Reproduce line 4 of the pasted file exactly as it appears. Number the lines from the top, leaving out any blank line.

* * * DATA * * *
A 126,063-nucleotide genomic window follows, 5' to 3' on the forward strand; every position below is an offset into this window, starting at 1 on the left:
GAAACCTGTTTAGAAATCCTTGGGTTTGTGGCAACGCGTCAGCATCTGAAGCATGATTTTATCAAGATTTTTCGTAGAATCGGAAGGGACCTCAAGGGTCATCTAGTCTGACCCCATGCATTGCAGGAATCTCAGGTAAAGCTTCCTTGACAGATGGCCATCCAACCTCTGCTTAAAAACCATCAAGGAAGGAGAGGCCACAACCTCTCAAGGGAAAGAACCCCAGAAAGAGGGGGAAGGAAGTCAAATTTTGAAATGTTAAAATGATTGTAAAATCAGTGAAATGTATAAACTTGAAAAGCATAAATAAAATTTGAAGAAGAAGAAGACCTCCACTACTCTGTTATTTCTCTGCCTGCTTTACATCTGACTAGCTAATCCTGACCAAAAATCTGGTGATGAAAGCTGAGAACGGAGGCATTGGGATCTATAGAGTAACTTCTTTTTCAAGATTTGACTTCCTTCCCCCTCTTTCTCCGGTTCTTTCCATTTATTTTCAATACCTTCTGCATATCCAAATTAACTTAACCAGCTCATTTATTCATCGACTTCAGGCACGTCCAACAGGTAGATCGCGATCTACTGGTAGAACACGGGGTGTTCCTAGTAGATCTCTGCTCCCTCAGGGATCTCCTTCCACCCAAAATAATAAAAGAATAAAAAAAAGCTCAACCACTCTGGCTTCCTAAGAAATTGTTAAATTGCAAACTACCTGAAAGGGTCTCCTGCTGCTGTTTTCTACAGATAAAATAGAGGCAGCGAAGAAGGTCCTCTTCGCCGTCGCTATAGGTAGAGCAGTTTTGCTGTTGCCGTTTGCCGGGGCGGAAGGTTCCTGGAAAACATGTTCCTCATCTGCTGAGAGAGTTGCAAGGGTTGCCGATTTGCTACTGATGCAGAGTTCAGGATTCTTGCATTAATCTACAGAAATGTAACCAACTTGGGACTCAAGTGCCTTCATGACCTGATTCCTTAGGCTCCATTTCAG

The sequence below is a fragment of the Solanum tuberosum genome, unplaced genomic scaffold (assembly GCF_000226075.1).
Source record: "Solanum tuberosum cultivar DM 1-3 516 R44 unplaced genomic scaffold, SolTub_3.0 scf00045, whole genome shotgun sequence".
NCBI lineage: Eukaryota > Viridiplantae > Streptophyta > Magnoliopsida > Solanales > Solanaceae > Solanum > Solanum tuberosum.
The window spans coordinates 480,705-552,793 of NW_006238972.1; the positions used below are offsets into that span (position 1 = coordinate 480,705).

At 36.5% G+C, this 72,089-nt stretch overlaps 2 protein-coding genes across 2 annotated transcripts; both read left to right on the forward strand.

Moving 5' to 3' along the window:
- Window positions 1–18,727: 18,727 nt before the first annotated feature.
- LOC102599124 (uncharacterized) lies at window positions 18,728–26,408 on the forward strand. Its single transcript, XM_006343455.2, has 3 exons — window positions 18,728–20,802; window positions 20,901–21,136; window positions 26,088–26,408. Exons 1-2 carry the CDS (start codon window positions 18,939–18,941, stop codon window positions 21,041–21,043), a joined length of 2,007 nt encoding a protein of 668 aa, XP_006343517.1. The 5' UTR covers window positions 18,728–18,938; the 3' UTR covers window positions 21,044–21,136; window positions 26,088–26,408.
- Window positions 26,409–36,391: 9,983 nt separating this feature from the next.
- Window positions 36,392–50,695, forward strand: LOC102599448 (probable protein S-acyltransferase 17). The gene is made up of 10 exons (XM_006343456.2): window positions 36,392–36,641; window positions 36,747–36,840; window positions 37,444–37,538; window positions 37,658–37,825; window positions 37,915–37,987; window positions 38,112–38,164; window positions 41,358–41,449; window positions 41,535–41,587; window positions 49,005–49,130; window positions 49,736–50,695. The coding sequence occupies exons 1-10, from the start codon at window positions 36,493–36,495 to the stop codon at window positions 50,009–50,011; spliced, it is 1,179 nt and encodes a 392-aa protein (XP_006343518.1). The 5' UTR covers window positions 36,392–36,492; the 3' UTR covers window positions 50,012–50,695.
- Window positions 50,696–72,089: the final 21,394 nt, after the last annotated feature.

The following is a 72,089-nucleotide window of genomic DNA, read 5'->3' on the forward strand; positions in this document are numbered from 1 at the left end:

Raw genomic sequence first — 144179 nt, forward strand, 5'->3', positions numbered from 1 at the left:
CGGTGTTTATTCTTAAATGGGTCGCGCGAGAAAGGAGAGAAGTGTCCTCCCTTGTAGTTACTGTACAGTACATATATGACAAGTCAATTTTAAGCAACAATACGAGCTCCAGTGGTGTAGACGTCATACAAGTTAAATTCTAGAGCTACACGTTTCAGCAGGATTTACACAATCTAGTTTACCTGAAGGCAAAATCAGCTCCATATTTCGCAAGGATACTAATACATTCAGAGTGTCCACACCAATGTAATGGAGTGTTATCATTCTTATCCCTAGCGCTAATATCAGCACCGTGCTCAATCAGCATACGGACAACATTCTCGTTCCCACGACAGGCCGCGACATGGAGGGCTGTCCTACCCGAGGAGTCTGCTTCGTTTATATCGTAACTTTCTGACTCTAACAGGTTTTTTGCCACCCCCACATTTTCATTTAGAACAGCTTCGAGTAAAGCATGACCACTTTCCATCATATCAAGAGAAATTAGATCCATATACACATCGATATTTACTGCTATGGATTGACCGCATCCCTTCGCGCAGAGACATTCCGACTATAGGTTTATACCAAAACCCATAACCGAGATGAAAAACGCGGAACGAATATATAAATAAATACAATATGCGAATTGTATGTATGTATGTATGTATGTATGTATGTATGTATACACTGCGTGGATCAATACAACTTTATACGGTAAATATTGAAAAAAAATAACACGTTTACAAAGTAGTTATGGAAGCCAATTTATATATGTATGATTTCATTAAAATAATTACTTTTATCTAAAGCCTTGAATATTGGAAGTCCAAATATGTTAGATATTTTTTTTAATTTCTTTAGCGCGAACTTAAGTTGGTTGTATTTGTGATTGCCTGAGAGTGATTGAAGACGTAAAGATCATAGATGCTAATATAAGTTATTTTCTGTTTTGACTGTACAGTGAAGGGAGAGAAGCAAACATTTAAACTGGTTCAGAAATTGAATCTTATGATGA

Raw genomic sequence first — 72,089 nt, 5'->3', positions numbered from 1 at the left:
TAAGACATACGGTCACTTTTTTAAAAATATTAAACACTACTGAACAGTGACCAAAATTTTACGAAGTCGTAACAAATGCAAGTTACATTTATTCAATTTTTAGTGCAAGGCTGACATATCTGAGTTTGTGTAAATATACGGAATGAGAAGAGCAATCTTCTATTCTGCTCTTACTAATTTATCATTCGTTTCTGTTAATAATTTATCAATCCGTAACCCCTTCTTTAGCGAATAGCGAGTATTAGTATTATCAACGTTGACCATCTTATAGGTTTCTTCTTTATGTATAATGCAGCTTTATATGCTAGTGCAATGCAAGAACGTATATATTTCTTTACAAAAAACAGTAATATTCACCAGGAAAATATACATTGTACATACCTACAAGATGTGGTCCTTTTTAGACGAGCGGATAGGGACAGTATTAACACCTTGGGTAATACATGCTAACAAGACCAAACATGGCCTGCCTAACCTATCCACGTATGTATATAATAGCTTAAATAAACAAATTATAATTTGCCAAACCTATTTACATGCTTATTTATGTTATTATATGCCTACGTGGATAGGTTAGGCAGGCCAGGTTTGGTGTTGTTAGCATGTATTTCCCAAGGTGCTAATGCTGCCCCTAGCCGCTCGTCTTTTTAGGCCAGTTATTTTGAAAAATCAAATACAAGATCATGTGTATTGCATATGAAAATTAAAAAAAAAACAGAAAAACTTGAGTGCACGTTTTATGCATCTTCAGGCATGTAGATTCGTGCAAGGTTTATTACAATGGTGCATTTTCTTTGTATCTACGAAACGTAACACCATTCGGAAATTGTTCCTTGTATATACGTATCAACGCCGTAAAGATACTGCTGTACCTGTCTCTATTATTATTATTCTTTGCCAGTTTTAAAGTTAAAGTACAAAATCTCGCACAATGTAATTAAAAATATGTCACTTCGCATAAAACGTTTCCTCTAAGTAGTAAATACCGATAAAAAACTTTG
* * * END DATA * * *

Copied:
Source record: "Solanum tuberosum cultivar DM 1-3 516 R44 unplaced genomic scaffold, SolTub_3.0 scf00045, whole genome shotgun sequence".